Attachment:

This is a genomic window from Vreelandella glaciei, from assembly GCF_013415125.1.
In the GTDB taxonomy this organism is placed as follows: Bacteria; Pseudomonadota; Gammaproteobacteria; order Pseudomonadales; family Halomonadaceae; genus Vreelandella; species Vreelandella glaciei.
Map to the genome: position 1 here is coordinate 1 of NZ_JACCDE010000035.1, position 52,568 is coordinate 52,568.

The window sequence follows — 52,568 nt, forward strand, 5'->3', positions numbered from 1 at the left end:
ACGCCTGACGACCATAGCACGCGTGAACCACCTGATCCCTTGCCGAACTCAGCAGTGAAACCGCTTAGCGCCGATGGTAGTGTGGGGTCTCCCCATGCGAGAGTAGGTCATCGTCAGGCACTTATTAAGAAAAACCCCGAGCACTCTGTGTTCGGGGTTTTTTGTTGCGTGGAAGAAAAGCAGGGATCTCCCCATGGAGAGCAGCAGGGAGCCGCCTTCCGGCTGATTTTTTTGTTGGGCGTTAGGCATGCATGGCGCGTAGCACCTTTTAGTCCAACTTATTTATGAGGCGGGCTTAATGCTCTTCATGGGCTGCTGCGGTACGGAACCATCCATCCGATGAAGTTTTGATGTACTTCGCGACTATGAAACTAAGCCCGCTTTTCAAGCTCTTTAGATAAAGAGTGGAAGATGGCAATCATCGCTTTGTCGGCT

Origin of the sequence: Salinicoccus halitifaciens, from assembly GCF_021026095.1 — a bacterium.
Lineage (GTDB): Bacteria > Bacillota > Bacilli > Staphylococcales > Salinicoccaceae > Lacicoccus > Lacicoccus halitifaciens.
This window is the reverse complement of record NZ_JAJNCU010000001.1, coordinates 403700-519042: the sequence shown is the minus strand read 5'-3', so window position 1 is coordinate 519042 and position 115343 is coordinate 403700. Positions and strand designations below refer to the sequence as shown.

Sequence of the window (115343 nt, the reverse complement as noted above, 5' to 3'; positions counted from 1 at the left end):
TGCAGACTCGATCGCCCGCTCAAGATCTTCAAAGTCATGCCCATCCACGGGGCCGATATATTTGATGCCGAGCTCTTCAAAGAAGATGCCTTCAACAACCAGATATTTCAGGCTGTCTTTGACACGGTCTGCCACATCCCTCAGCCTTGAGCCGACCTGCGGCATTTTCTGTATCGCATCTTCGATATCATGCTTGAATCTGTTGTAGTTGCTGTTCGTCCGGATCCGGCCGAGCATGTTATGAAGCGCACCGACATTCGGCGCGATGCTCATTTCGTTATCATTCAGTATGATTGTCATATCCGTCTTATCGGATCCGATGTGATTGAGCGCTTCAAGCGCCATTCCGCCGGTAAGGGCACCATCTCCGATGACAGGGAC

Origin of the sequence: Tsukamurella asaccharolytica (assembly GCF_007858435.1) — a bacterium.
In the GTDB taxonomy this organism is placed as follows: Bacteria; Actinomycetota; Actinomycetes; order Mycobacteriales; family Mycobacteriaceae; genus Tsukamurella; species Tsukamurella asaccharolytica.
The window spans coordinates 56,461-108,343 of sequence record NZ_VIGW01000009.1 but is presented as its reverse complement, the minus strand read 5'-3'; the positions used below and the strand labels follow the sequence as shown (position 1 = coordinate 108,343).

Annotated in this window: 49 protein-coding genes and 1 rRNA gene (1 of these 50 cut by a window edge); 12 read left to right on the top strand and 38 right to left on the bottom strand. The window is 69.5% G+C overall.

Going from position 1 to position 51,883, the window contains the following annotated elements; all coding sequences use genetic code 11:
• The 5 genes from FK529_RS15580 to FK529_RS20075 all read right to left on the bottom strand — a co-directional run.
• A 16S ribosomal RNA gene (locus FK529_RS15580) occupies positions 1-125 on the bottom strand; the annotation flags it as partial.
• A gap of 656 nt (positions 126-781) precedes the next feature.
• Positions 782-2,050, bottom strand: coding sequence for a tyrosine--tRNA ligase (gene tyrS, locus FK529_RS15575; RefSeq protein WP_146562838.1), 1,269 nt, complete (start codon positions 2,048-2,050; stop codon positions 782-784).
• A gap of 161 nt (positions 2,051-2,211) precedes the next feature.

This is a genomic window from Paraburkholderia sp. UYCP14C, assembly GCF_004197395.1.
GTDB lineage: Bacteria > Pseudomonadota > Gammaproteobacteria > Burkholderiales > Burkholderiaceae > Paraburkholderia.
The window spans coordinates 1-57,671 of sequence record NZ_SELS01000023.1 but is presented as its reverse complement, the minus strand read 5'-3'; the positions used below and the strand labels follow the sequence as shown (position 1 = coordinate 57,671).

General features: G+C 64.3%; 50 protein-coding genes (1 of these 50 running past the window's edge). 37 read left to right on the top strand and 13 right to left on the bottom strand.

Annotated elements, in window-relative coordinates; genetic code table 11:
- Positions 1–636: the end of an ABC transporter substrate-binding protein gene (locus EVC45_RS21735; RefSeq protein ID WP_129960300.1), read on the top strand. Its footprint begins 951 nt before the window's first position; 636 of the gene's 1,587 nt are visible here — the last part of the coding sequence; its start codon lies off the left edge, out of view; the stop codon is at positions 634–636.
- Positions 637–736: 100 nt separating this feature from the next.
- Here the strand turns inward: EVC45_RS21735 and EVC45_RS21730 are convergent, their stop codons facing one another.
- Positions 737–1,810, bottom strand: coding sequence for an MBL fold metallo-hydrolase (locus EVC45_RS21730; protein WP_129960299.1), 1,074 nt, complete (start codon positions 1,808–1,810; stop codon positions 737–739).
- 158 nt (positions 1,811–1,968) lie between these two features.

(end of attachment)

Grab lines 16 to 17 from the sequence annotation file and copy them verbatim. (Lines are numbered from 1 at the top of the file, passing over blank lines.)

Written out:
• The 5 genes from FK529_RS15580 to FK529_RS20075 all read right to left on the bottom strand — a co-directional run.
• A 16S ribosomal RNA gene (locus FK529_RS15580) occupies positions 1-125 on the bottom strand; the annotation flags it as partial.